Today, more vulnerable children are becoming malnourished due to the deteriorating quality of their diets and the multiple shocks created by the pandemic and its containment measures. Efforts to mitigate the transmission of COVID-19 are disrupting food systems, upending health and nutrition services, devastating livelihoods, and threatening food security.

 

Reduced access to life-saving vaccines

Every year, vaccines save an estimated 2 to 3 million lives, but COVID-19 threatens to roll back decades of progress made in reducing preventable child deaths by hindering access to these life-saving services. According to new data, nearly 14 million children did not receive any vaccines in 2019. Additionally, almost 6 million children received some but not all vaccines required for full protection against many life-threatening diseases. With COVID-19 putting enormous pressure on already weak or overstretched health systems, the number of unvaccinated and undervaccinated children is expected to increase, exacerbating existing inequities and putting the lives of many children at serious risk of disease or death.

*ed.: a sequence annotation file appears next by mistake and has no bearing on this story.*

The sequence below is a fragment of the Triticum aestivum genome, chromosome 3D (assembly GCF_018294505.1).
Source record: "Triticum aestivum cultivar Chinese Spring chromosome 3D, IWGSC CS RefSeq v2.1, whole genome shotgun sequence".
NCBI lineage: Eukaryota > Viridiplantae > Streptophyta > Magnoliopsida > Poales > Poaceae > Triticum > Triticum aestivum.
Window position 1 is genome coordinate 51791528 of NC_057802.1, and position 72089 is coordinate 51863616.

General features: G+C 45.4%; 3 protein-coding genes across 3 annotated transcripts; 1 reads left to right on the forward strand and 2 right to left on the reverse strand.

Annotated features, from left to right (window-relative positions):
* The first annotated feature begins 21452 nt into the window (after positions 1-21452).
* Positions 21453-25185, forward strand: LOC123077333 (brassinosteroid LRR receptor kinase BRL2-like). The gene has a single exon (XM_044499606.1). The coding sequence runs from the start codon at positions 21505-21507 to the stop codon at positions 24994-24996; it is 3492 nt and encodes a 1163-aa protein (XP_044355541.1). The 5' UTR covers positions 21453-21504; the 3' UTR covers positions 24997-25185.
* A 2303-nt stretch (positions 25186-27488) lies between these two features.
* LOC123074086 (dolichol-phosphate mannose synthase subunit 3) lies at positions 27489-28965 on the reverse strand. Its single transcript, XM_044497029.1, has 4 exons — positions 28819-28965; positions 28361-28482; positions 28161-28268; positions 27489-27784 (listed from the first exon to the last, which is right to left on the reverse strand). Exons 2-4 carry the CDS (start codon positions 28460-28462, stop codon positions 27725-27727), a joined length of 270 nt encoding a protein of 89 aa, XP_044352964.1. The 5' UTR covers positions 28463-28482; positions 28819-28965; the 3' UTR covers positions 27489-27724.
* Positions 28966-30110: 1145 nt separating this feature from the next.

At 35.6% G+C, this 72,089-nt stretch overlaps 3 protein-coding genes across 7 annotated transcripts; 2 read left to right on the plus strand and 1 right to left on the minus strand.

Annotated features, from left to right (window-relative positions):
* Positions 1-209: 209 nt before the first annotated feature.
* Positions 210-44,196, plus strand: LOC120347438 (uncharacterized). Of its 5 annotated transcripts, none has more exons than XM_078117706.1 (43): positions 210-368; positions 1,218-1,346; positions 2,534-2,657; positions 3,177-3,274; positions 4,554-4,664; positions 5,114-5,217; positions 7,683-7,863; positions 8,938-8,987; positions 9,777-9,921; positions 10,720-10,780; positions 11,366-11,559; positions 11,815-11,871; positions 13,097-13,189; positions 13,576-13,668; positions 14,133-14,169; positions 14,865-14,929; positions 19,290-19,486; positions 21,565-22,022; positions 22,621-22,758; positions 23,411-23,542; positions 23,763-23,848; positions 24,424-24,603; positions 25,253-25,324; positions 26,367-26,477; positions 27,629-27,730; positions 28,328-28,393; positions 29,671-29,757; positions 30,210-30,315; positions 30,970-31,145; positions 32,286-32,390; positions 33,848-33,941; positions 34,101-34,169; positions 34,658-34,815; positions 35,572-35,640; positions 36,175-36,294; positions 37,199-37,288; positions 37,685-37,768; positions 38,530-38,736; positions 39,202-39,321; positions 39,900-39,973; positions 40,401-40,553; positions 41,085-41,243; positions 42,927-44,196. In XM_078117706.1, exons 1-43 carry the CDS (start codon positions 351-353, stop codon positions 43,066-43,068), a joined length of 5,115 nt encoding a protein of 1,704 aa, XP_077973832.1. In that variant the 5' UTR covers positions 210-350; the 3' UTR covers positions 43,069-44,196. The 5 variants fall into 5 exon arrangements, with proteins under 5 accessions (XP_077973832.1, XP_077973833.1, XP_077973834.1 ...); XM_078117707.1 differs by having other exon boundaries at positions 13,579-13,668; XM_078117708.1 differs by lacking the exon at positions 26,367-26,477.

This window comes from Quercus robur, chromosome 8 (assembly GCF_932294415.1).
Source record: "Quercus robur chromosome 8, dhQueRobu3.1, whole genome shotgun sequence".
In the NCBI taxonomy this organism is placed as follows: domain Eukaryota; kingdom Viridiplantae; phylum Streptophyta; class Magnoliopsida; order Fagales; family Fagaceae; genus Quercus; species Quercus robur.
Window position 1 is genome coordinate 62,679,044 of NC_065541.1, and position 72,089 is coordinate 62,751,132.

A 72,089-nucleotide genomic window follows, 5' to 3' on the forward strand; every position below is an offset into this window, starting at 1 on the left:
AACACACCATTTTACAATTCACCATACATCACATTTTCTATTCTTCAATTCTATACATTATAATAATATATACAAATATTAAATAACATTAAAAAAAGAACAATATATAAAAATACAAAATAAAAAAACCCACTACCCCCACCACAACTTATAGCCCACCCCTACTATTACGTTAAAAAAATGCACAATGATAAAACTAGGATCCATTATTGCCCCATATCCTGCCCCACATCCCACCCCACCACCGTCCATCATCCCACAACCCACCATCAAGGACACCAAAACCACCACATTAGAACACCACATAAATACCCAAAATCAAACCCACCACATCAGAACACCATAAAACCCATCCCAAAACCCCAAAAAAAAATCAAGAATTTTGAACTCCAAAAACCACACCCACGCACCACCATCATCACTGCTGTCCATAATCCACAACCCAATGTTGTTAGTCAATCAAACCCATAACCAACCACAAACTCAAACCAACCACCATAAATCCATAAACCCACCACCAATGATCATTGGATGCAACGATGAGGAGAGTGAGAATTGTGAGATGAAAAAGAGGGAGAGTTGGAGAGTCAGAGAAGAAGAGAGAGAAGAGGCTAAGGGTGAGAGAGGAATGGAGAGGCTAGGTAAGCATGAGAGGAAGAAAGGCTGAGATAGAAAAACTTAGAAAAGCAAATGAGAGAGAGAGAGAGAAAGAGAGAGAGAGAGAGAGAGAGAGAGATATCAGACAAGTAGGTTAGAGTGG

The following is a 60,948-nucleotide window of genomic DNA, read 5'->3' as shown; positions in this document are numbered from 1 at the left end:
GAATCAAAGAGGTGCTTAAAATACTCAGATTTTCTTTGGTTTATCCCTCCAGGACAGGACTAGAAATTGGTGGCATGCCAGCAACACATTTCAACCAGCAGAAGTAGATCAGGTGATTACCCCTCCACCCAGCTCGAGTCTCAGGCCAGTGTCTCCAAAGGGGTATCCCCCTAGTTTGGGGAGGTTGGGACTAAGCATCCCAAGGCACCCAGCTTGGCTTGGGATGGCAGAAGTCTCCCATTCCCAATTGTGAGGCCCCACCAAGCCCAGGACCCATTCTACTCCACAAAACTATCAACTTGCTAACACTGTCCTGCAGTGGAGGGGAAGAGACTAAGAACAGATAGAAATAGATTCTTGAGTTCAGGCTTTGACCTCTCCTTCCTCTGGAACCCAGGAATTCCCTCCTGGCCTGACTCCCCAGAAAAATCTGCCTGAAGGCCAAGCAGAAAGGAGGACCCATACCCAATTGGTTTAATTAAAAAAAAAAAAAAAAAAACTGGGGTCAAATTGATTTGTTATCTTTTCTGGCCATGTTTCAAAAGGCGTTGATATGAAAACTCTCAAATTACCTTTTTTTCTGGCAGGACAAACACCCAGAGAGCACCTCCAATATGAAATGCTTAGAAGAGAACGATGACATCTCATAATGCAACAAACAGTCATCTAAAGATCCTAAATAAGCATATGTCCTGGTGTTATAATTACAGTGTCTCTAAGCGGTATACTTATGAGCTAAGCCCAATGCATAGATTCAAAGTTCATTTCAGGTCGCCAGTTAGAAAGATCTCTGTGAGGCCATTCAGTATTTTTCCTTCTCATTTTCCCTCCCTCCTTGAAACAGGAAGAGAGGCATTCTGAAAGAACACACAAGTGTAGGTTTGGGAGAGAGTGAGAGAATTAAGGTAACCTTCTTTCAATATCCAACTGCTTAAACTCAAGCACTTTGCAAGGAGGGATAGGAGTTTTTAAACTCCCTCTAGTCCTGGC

Decades-long progress in the fight against HIV under threat

New HIV infections among young children have decreased by half in the last decade, however, service disruptions due to COVID-19 could reverse these gains. The number of new HIV infections is projected to nearly double if 100 per cent of the population loses access to treatment services over a six-month period, and the number of paediatric deaths will similarly soar. 

 

Risks for child safety

The COVID-19 crisis could lead to the first rise in child labour after 20 years of progress. Child labour decreased by 94 million since 2000, but that gain is now at risk. Among other impacts, COVID-19 could result in a rise in poverty and therefore to an increase in child labour as households use every available means to survive. A one percentage point rise in poverty could lead to at least a 0.7 per cent increase in child labour in certain countries.

Lockdowns and shelter in place measures come with a heightened risk of children witnessing or suffering violence and abuse and can also expose children to new protection risks. When it comes to violence, a number of factors related to confinement measures are likely to result in increased risk for children including heightened tensions in the household, added stressors placed on caregivers, economic uncertainty, job loss or disruption to livelihoods, and social isolation. Children may also increasingly witness intimate partner violence.